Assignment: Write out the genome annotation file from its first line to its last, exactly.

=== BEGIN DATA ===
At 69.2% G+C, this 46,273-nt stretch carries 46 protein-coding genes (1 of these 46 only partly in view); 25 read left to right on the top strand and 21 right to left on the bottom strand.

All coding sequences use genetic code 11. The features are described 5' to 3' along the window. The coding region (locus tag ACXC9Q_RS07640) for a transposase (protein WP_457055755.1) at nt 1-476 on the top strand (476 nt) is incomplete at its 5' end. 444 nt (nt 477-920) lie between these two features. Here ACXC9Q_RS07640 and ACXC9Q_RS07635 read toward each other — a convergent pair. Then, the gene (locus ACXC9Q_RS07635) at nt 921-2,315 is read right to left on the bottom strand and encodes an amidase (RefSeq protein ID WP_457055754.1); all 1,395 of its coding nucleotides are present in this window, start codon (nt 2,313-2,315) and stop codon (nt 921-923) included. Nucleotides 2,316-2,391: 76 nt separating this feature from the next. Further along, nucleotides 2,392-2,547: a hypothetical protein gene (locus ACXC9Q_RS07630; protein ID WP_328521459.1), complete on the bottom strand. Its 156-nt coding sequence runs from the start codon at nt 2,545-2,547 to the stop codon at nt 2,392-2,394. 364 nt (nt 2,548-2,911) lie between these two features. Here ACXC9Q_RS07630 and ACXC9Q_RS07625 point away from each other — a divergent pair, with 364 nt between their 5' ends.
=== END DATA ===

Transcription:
At 69.2% G+C, this 46,273-nt stretch carries 46 protein-coding genes (1 of these 46 only partly in view); 25 read left to right on the top strand and 21 right to left on the bottom strand.

All coding sequences use genetic code 11. The features are described 5' to 3' along the window. The coding region (locus tag ACXC9Q_RS07640) for a transposase (protein WP_457055755.1) at nt 1-476 on the top strand (476 nt) is incomplete at its 5' end. 444 nt (nt 477-920) lie between these two features. Here ACXC9Q_RS07640 and ACXC9Q_RS07635 read toward each other — a convergent pair. Then, the gene (locus ACXC9Q_RS07635) at nt 921-2,315 is read right to left on the bottom strand and encodes an amidase (RefSeq protein ID WP_457055754.1); all 1,395 of its coding nucleotides are present in this window, start codon (nt 2,313-2,315) and stop codon (nt 921-923) included. Nucleotides 2,316-2,391: 76 nt separating this feature from the next. Further along, nucleotides 2,392-2,547: a hypothetical protein gene (locus ACXC9Q_RS07630; protein ID WP_328521459.1), complete on the bottom strand. Its 156-nt coding sequence runs from the start codon at nt 2,545-2,547 to the stop codon at nt 2,392-2,394. 364 nt (nt 2,548-2,911) lie between these two features. Here ACXC9Q_RS07630 and ACXC9Q_RS07625 point away from each other — a divergent pair, with 364 nt between their 5' ends.